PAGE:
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- "Thus, homodimerization but not heterotetramerization is necessary for correct folding, which could allow for more efficient expression. In general, scFv-Fcs exhibit characteristics equivalent to their parent IgG (Shu et al., 1993; Powers et al., 2001; Cao et al., 2009) and have been tested for similar applications (Li et al., 2000; Yuan et al., 2006; Mori and Kim, 2008; De Lorenzo and D'Alessio, 2009; Olafsen et al., 2009; Riccio et al., 2009). "
ABSTRACT: Intracellular trafficking and subcellular deposition are critical factors influencing the accumulation and posttranslational modifications of proteins. In seeds, these processes are not yet fully understood. In this study, we set out to investigate the intracellular transport, final destination, N-glycosylation status, and stability of the fusion of recombinant single-chain variable fragments to the crystallizing fragment of an antibody (scFv-Fc) of two antiviral monoclonal antibodies (2G12 and HA78). The scFv-Fcs were expressed in Arabidopsis (Arabidopsis thaliana) seeds and leaves both as secretory molecules and tagged with an endoplasmic reticulum (ER) retention signal. We demonstrate differential proteolytic degradation of scFv-Fcs in leaves versus seeds, with higher degradation in the latter organ. In seeds, we show that secretory versions of HA78 scFv-Fcs are targeted to the extracellular space but are deposited in newly formed ER-derived vesicles upon KDEL tagging. These results are in accordance with the obtained N-glycosylation profiles: complex-type and ER-typical oligomannosidic N-glycans, respectively. HA78 scFv-Fcs, expressed in seeds of an Arabidopsis glycosylation mutant lacking plant-specific N-glycans, exhibit custom-made human-type N-glycosylation. In contrast, 2G12 scFv-Fcs carry exclusively ER-typical oligomannosidic N-glycans and were deposited in newly formed ER-derived vesicles irrespective of the targeting signals. HA78 scFv-Fcs exhibited efficient virus neutralization activity, while 2G12 scFv-Fcs were inactive. We demonstrate the efficient generation of scFv-Fcs with a controlled N-glycosylation pattern. However, our results also reveal aberrant subcellular deposition and, as a consequence, unexpected N-glycosylation profiles. Our attempts to elucidate intracellular protein transport in seeds contributes to a better understanding of this basic cell biological mechanism and is a step toward the versatile use of Arabidopsis seeds as an alternative expression platform for pharmaceutically relevant proteins.Plant physiology 02/2011; 155(4):2036-48. DOI:10.1104/pp.110.171330 · 7.39 Impact Factor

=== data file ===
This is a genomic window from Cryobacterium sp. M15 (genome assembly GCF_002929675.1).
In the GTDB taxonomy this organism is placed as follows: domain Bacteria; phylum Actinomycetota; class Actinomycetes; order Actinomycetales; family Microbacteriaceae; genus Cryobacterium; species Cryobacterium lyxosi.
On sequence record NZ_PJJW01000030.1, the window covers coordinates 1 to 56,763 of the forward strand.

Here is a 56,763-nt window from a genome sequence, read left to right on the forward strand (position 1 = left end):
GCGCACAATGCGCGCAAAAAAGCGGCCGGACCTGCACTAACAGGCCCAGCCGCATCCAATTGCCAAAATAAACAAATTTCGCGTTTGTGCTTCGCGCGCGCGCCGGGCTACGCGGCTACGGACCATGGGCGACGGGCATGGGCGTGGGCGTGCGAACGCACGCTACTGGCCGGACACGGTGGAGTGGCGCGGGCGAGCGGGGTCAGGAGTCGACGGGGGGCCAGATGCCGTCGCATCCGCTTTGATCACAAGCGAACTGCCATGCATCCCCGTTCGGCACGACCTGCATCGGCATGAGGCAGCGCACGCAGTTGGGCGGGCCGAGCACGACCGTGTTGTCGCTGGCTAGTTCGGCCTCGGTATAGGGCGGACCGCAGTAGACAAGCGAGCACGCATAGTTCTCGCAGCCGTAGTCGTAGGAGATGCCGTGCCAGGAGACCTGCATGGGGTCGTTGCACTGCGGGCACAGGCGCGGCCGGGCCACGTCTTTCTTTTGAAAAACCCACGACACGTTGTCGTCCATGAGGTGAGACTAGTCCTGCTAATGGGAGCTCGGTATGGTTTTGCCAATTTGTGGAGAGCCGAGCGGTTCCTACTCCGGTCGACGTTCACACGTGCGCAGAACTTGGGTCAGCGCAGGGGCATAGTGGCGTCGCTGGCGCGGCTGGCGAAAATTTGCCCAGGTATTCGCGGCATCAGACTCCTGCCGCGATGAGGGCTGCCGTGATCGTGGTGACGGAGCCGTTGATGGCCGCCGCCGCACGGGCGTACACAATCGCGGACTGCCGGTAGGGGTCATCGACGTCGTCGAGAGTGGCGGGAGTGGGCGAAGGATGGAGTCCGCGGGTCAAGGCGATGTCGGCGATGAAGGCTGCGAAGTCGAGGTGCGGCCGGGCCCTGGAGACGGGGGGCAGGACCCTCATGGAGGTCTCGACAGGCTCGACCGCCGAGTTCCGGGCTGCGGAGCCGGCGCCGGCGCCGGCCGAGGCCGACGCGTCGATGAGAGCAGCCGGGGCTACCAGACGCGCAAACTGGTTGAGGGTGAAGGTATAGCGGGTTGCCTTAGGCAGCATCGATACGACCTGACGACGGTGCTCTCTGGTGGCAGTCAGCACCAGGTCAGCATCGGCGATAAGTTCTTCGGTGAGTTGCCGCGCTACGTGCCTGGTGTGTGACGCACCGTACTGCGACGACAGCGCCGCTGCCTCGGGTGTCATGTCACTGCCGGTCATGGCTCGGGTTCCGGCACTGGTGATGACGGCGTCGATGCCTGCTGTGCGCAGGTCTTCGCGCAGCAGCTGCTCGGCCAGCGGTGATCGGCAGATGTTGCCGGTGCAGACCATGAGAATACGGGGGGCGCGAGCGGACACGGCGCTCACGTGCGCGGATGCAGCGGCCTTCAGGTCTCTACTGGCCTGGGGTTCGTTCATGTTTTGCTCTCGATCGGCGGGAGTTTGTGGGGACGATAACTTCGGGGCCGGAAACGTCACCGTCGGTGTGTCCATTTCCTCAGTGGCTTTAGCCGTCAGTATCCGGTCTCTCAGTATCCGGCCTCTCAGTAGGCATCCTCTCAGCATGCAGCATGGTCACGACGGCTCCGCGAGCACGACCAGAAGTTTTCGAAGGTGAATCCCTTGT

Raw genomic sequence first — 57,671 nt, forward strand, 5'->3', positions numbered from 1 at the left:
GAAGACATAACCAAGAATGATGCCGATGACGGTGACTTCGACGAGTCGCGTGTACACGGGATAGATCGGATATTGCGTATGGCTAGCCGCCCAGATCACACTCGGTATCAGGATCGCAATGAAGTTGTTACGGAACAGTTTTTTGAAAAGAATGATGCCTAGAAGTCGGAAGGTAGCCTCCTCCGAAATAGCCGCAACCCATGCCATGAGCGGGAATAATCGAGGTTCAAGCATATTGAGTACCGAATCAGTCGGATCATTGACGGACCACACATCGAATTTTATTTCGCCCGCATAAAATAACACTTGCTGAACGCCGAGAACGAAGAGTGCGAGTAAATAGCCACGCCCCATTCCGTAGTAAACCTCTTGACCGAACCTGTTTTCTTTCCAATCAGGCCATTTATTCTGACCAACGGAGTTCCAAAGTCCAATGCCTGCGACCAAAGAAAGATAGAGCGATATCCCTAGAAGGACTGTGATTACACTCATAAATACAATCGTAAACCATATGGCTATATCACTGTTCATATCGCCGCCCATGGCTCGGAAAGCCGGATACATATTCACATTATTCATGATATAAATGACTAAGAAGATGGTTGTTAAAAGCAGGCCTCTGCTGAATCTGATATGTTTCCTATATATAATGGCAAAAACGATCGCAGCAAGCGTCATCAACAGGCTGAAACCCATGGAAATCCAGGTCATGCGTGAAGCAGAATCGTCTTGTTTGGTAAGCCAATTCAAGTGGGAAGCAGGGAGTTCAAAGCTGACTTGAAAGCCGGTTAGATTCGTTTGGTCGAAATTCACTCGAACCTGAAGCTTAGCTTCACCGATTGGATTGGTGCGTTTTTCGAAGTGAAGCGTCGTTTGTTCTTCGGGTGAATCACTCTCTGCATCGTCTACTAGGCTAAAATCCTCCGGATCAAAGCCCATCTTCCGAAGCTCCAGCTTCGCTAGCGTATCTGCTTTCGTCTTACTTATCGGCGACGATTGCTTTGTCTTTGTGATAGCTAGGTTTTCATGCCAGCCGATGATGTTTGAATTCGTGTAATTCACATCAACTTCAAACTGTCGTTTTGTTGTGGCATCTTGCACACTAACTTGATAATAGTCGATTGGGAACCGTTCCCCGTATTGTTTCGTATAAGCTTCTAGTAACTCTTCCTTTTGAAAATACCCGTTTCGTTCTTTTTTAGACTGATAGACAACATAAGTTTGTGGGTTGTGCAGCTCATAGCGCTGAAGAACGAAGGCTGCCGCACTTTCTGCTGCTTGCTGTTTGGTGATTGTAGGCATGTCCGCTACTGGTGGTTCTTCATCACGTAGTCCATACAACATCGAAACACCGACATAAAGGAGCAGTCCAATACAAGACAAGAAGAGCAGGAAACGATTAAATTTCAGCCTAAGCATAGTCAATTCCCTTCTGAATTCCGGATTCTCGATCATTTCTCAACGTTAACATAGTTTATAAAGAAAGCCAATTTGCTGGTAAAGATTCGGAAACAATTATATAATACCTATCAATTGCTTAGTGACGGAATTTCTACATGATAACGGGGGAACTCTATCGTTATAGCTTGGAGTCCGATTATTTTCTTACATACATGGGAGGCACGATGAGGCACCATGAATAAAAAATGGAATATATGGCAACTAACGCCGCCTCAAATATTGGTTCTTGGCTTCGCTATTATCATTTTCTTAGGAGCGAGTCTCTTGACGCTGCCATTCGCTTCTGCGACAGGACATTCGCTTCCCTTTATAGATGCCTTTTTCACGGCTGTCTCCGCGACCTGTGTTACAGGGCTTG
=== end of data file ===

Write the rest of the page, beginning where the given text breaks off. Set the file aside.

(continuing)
Conference Paper: Development Of A Laser Gas Density ProbePulsed Power Conference, 1991. Digest of Technical Papers. Eighth IEEE International; 07/1991